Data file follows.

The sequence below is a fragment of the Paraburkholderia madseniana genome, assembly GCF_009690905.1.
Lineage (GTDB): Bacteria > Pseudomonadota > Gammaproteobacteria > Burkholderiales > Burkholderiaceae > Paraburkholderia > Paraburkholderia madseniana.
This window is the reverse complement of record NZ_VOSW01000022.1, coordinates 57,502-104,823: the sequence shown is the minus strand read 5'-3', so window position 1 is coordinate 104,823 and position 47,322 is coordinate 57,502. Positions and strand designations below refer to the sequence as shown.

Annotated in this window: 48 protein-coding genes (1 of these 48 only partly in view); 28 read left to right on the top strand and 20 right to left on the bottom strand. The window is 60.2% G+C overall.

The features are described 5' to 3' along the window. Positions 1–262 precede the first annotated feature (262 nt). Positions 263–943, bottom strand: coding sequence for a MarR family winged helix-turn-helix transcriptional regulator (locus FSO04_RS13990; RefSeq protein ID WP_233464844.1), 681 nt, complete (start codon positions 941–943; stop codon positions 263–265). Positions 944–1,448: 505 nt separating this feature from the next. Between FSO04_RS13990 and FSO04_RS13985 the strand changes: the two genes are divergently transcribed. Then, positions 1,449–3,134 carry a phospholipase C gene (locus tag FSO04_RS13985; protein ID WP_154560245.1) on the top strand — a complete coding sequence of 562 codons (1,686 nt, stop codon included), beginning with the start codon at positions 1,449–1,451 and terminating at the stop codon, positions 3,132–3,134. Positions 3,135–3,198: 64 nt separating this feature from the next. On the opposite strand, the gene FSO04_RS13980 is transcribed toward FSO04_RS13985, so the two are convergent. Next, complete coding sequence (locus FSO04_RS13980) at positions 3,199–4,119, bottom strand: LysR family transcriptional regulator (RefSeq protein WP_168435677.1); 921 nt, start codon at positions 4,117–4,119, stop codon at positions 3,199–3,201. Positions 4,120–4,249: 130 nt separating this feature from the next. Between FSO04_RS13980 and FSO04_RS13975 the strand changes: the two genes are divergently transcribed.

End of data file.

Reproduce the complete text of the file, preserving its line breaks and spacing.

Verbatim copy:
The sequence below is a fragment of the Paraburkholderia madseniana genome, assembly GCF_009690905.1.
Lineage (GTDB): Bacteria > Pseudomonadota > Gammaproteobacteria > Burkholderiales > Burkholderiaceae > Paraburkholderia > Paraburkholderia madseniana.
This window is the reverse complement of record NZ_VOSW01000022.1, coordinates 57,502-104,823: the sequence shown is the minus strand read 5'-3', so window position 1 is coordinate 104,823 and position 47,322 is coordinate 57,502. Positions and strand designations below refer to the sequence as shown.

Annotated in this window: 48 protein-coding genes (1 of these 48 only partly in view); 28 read left to right on the top strand and 20 right to left on the bottom strand. The window is 60.2% G+C overall.

The features are described 5' to 3' along the window. Positions 1–262 precede the first annotated feature (262 nt). Positions 263–943, bottom strand: coding sequence for a MarR family winged helix-turn-helix transcriptional regulator (locus FSO04_RS13990; RefSeq protein ID WP_233464844.1), 681 nt, complete (start codon positions 941–943; stop codon positions 263–265). Positions 944–1,448: 505 nt separating this feature from the next. Between FSO04_RS13990 and FSO04_RS13985 the strand changes: the two genes are divergently transcribed. Then, positions 1,449–3,134 carry a phospholipase C gene (locus tag FSO04_RS13985; protein ID WP_154560245.1) on the top strand — a complete coding sequence of 562 codons (1,686 nt, stop codon included), beginning with the start codon at positions 1,449–1,451 and terminating at the stop codon, positions 3,132–3,134. Positions 3,135–3,198: 64 nt separating this feature from the next. On the opposite strand, the gene FSO04_RS13980 is transcribed toward FSO04_RS13985, so the two are convergent. Next, complete coding sequence (locus FSO04_RS13980) at positions 3,199–4,119, bottom strand: LysR family transcriptional regulator (RefSeq protein WP_168435677.1); 921 nt, start codon at positions 4,117–4,119, stop codon at positions 3,199–3,201. Positions 4,120–4,249: 130 nt separating this feature from the next. Between FSO04_RS13980 and FSO04_RS13975 the strand changes: the two genes are divergently transcribed.